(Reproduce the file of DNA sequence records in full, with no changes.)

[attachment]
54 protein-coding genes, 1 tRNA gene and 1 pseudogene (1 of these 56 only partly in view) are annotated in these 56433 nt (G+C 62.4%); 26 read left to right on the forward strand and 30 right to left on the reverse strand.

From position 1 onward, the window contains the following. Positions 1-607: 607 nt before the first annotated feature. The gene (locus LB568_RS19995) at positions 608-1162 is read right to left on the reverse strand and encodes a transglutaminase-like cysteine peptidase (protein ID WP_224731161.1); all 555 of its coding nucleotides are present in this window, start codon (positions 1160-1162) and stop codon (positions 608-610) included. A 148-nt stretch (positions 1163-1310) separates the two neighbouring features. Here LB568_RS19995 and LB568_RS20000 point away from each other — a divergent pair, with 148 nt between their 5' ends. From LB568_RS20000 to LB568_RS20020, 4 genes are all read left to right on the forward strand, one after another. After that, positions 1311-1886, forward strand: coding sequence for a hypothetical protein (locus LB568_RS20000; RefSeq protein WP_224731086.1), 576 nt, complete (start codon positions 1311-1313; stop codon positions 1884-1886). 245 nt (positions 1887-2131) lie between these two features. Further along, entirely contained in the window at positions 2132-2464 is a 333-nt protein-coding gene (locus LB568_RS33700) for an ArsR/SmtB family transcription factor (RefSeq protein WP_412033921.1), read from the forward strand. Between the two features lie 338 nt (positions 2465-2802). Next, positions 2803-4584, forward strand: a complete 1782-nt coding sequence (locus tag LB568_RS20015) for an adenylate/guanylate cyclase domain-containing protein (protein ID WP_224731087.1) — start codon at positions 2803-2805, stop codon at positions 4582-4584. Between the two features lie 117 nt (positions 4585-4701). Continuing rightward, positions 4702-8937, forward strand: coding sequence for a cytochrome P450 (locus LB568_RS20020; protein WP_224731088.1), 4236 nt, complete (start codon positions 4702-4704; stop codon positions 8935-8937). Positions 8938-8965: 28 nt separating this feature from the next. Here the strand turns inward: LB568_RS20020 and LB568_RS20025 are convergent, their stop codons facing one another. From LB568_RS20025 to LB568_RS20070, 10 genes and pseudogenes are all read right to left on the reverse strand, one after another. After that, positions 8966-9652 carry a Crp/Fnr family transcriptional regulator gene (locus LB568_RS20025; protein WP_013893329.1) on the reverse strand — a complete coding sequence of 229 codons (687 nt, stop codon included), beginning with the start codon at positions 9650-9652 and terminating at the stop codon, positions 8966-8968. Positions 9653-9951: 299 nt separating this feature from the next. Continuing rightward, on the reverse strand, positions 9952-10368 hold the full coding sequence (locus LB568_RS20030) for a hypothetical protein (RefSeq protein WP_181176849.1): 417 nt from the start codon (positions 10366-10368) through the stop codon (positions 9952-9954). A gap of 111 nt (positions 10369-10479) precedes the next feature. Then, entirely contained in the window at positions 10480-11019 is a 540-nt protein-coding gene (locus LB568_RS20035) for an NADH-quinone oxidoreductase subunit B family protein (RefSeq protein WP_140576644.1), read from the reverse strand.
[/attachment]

54 protein-coding genes, 1 tRNA gene and 1 pseudogene (1 of these 56 only partly in view) are annotated in these 56433 nt (G+C 62.4%); 26 read left to right on the forward strand and 30 right to left on the reverse strand.

From position 1 onward, the window contains the following. Positions 1-607: 607 nt before the first annotated feature. The gene (locus LB568_RS19995) at positions 608-1162 is read right to left on the reverse strand and encodes a transglutaminase-like cysteine peptidase (protein ID WP_224731161.1); all 555 of its coding nucleotides are present in this window, start codon (positions 1160-1162) and stop codon (positions 608-610) included. A 148-nt stretch (positions 1163-1310) separates the two neighbouring features. Here LB568_RS19995 and LB568_RS20000 point away from each other — a divergent pair, with 148 nt between their 5' ends. From LB568_RS20000 to LB568_RS20020, 4 genes are all read left to right on the forward strand, one after another. After that, positions 1311-1886, forward strand: coding sequence for a hypothetical protein (locus LB568_RS20000; RefSeq protein WP_224731086.1), 576 nt, complete (start codon positions 1311-1313; stop codon positions 1884-1886). 245 nt (positions 1887-2131) lie between these two features. Further along, entirely contained in the window at positions 2132-2464 is a 333-nt protein-coding gene (locus LB568_RS33700) for an ArsR/SmtB family transcription factor (RefSeq protein WP_412033921.1), read from the forward strand. Between the two features lie 338 nt (positions 2465-2802). Next, positions 2803-4584, forward strand: a complete 1782-nt coding sequence (locus tag LB568_RS20015) for an adenylate/guanylate cyclase domain-containing protein (protein ID WP_224731087.1) — start codon at positions 2803-2805, stop codon at positions 4582-4584. Between the two features lie 117 nt (positions 4585-4701). Continuing rightward, positions 4702-8937, forward strand: coding sequence for a cytochrome P450 (locus LB568_RS20020; protein WP_224731088.1), 4236 nt, complete (start codon positions 4702-4704; stop codon positions 8935-8937). Positions 8938-8965: 28 nt separating this feature from the next. Here the strand turns inward: LB568_RS20020 and LB568_RS20025 are convergent, their stop codons facing one another. From LB568_RS20025 to LB568_RS20070, 10 genes and pseudogenes are all read right to left on the reverse strand, one after another. After that, positions 8966-9652 carry a Crp/Fnr family transcriptional regulator gene (locus LB568_RS20025; protein WP_013893329.1) on the reverse strand — a complete coding sequence of 229 codons (687 nt, stop codon included), beginning with the start codon at positions 9650-9652 and terminating at the stop codon, positions 8966-8968. Positions 9653-9951: 299 nt separating this feature from the next. Continuing rightward, on the reverse strand, positions 9952-10368 hold the full coding sequence (locus LB568_RS20030) for a hypothetical protein (RefSeq protein WP_181176849.1): 417 nt from the start codon (positions 10366-10368) through the stop codon (positions 9952-9954). A gap of 111 nt (positions 10369-10479) precedes the next feature. Then, entirely contained in the window at positions 10480-11019 is a 540-nt protein-coding gene (locus LB568_RS20035) for an NADH-quinone oxidoreductase subunit B family protein (RefSeq protein WP_140576644.1), read from the reverse strand.